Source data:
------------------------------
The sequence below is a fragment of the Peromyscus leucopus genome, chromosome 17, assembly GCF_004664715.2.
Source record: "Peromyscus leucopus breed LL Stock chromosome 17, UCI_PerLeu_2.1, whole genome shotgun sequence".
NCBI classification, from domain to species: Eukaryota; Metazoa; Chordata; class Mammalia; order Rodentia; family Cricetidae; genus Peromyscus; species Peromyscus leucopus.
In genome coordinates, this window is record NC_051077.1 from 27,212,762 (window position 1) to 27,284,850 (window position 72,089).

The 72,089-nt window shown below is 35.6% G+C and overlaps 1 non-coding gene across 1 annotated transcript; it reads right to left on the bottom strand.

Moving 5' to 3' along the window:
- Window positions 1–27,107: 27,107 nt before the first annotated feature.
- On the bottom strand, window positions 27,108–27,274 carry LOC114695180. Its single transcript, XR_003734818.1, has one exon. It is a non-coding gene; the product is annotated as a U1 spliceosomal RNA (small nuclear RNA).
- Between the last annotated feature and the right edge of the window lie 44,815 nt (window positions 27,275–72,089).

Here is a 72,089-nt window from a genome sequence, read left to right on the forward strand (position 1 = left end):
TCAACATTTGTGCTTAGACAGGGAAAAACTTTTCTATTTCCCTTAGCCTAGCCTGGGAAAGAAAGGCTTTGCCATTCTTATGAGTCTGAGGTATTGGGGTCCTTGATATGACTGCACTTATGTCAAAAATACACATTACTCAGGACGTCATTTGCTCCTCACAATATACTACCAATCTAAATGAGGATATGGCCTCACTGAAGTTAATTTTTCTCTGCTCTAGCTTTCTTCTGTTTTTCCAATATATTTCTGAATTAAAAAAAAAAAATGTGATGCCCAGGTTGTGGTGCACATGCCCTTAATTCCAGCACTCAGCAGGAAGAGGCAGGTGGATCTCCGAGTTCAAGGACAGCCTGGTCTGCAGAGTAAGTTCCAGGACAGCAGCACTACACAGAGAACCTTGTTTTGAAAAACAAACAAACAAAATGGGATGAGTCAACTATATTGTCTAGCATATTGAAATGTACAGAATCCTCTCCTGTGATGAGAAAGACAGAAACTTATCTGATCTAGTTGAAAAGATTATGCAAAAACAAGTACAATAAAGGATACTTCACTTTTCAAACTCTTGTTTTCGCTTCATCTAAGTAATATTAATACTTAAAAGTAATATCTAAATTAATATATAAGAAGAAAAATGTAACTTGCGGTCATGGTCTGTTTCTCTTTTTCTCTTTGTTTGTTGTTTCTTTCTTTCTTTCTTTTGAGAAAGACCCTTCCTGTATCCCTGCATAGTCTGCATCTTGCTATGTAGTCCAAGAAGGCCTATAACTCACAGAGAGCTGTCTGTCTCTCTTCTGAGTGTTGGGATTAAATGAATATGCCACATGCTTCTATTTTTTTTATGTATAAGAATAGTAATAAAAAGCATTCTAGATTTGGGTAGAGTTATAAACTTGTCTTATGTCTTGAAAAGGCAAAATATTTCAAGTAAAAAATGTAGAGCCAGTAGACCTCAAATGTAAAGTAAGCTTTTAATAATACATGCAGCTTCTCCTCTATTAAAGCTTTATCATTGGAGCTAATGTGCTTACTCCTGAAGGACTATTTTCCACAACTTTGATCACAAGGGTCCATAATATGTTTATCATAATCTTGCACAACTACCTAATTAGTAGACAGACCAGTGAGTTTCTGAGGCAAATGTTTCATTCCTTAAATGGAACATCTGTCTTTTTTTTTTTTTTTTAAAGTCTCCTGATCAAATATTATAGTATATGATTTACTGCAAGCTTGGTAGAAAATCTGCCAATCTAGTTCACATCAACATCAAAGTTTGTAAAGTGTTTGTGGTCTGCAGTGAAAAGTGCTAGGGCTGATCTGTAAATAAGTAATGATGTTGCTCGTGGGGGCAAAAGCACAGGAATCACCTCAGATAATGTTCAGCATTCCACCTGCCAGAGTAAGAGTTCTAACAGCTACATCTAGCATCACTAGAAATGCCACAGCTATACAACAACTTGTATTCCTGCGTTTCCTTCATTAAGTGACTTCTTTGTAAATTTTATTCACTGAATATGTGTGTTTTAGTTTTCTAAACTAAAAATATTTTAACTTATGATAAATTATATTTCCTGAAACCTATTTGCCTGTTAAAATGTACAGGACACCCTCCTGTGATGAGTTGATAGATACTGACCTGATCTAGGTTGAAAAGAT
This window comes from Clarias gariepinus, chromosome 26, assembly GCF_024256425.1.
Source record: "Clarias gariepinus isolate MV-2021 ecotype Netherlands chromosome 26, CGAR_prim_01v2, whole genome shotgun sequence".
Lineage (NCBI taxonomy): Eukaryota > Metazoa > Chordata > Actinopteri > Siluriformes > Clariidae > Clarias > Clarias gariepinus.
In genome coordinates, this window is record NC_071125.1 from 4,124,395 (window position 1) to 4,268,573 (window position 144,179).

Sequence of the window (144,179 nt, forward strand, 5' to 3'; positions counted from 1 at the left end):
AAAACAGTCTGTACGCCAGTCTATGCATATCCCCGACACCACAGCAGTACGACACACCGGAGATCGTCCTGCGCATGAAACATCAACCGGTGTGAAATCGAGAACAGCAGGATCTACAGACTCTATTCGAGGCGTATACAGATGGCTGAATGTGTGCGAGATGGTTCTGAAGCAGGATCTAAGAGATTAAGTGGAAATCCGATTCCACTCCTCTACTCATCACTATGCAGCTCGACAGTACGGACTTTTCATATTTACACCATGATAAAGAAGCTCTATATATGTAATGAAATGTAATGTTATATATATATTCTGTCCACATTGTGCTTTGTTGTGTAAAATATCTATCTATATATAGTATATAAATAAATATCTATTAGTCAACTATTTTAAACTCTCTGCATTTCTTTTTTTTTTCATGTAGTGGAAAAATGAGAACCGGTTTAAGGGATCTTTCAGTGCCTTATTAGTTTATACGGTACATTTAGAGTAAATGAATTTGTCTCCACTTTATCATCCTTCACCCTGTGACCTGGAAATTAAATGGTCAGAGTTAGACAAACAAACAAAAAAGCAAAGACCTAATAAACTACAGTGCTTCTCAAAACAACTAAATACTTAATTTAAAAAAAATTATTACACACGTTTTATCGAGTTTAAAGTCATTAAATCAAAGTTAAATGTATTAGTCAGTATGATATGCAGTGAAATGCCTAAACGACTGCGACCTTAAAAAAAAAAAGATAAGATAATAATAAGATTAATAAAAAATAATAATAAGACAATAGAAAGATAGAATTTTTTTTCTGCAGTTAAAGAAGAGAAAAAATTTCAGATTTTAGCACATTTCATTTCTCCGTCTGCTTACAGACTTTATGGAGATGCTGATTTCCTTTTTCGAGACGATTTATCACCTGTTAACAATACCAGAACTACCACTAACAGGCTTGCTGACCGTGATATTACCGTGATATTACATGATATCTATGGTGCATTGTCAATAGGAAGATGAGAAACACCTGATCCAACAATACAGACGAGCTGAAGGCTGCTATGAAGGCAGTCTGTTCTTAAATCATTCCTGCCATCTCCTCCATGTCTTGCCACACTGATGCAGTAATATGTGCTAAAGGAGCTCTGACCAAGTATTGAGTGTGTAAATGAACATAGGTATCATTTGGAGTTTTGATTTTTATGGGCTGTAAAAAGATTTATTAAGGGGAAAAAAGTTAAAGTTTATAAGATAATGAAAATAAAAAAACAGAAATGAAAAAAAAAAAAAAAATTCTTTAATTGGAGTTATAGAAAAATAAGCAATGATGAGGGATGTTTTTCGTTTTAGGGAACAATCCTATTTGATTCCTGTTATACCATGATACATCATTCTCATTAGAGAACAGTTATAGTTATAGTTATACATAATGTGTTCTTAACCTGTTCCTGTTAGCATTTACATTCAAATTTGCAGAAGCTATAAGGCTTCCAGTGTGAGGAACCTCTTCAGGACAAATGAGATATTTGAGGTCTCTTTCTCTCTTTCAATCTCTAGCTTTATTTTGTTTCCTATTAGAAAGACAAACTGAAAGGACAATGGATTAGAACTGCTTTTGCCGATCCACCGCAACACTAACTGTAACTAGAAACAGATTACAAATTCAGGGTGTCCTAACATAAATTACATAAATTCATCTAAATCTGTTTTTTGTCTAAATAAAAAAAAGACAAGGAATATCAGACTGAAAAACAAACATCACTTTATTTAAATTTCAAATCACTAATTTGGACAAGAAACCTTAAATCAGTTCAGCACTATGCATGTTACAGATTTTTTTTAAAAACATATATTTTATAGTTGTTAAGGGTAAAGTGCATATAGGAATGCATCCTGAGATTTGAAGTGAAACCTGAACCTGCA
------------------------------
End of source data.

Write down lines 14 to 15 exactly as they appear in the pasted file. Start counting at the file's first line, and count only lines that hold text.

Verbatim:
Lineage (NCBI taxonomy): Eukaryota > Metazoa > Chordata > Actinopteri > Siluriformes > Clariidae > Clarias > Clarias gariepinus.
In genome coordinates, this window is record NC_071125.1 from 4,124,395 (window position 1) to 4,268,573 (window position 144,179).